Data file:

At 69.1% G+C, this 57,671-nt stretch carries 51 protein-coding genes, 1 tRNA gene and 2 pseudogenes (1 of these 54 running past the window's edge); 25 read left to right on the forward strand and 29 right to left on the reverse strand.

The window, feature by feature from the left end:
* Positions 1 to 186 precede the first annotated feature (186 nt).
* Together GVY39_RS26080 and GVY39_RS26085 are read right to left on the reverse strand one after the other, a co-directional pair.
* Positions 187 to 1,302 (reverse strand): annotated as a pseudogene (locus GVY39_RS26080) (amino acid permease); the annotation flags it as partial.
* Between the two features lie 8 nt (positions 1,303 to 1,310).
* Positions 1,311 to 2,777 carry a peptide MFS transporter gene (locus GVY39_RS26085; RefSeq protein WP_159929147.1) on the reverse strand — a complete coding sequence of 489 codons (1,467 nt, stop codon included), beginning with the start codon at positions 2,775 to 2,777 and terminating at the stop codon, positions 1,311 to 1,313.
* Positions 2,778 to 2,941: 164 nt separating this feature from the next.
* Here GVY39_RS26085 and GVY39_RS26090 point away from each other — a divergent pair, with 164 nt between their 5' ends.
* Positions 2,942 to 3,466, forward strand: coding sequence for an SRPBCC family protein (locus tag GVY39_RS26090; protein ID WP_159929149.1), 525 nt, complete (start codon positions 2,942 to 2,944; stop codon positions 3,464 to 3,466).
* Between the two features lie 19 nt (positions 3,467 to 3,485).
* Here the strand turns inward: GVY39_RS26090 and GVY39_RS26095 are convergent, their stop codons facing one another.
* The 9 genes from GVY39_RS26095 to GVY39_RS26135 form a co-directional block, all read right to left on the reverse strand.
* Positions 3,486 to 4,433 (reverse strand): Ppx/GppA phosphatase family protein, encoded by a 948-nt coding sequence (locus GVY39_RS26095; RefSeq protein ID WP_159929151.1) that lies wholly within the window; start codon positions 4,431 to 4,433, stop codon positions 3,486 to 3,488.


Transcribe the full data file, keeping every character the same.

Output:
At 69.1% G+C, this 57,671-nt stretch carries 51 protein-coding genes, 1 tRNA gene and 2 pseudogenes (1 of these 54 running past the window's edge); 25 read left to right on the forward strand and 29 right to left on the reverse strand.

The window, feature by feature from the left end:
* Positions 1 to 186 precede the first annotated feature (186 nt).
* Together GVY39_RS26080 and GVY39_RS26085 are read right to left on the reverse strand one after the other, a co-directional pair.
* Positions 187 to 1,302 (reverse strand): annotated as a pseudogene (locus GVY39_RS26080) (amino acid permease); the annotation flags it as partial.
* Between the two features lie 8 nt (positions 1,303 to 1,310).
* Positions 1,311 to 2,777 carry a peptide MFS transporter gene (locus GVY39_RS26085; RefSeq protein WP_159929147.1) on the reverse strand — a complete coding sequence of 489 codons (1,467 nt, stop codon included), beginning with the start codon at positions 2,775 to 2,777 and terminating at the stop codon, positions 1,311 to 1,313.
* Positions 2,778 to 2,941: 164 nt separating this feature from the next.
* Here GVY39_RS26085 and GVY39_RS26090 point away from each other — a divergent pair, with 164 nt between their 5' ends.
* Positions 2,942 to 3,466, forward strand: coding sequence for an SRPBCC family protein (locus tag GVY39_RS26090; protein ID WP_159929149.1), 525 nt, complete (start codon positions 2,942 to 2,944; stop codon positions 3,464 to 3,466).
* Between the two features lie 19 nt (positions 3,467 to 3,485).
* Here the strand turns inward: GVY39_RS26090 and GVY39_RS26095 are convergent, their stop codons facing one another.
* The 9 genes from GVY39_RS26095 to GVY39_RS26135 form a co-directional block, all read right to left on the reverse strand.
* Positions 3,486 to 4,433 (reverse strand): Ppx/GppA phosphatase family protein, encoded by a 948-nt coding sequence (locus GVY39_RS26095; RefSeq protein ID WP_159929151.1) that lies wholly within the window; start codon positions 4,431 to 4,433, stop codon positions 3,486 to 3,488.